The book exceeded my expectations. It's a brilliant overview of a small group of film artists that may or may not be connected through their language of film. The author gives just the right amount of historical background, delving shortly and poignantly into 60's French cinema and 70's New Hollywood to argue why exactly the re-emergence of semi-independent cinema in the US can rightly be called a New Wave.
The selection of films he focusses on is dead-on. In the limited space of the book he grabs the knowledgeable reader with just the right amount of trivia, background information and analysis. Fervently he argues for the quality of certain overlooked films, mainly Wes Anderson's, all the while providing the reader with a new understanding for beloved modern classics.
Filmmakers mainly dealt with in this book are Richard Linklater, David O. Russell, Wes Anderson, Spike Jonze, Sofia Coppola, Michel Gondry and of course Charlie Kaufman, with smaller parts reserved for the likes of Roman Coppola, Richard Kelly, Steven Soderbergh and PT Anderson. The latter are examined each through one of the movies, while the former group gets both an analysis of their bibliographic and filmographic resumé as well as detailed and individual run-downs of their major cinematic achievements.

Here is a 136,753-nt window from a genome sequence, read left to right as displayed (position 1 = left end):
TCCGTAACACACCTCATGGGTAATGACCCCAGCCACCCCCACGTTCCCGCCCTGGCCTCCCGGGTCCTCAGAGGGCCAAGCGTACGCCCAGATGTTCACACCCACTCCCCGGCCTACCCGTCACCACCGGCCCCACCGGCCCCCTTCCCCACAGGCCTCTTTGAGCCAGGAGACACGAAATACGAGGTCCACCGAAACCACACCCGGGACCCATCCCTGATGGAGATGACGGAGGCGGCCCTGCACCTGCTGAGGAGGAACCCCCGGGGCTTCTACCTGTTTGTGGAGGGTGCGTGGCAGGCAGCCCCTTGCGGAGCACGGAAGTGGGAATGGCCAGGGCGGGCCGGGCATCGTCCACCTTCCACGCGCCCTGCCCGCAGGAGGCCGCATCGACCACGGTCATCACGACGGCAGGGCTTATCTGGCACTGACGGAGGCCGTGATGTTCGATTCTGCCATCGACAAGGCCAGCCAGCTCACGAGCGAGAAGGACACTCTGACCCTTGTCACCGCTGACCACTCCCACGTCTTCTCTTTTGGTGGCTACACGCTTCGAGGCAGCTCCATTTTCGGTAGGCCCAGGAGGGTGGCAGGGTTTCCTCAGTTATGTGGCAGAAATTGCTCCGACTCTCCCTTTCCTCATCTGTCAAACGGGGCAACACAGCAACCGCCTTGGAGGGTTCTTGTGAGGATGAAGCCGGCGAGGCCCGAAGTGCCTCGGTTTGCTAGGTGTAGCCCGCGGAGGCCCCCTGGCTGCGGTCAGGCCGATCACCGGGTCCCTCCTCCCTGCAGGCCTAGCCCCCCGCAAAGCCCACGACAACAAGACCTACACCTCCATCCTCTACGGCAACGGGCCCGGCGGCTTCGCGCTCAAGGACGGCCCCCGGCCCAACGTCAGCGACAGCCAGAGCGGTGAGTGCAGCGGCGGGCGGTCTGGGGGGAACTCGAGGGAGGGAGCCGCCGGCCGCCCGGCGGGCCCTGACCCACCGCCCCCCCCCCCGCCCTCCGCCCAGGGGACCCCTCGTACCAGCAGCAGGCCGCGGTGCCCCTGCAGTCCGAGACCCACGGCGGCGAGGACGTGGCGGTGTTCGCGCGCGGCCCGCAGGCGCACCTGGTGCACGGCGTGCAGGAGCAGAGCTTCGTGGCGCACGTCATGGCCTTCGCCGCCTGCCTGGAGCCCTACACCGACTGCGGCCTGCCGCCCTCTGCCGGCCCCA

Only downside for me was that this extraordinarily entertaining read comes at only 170 pages. But with extensive lists of resources about related books and movies, I will certainly re-visit this book in the future.
If you're interested in the workings of cinema and have a soft spot for some of the aforementioned filmmakers, you owe it to yourself to get this book.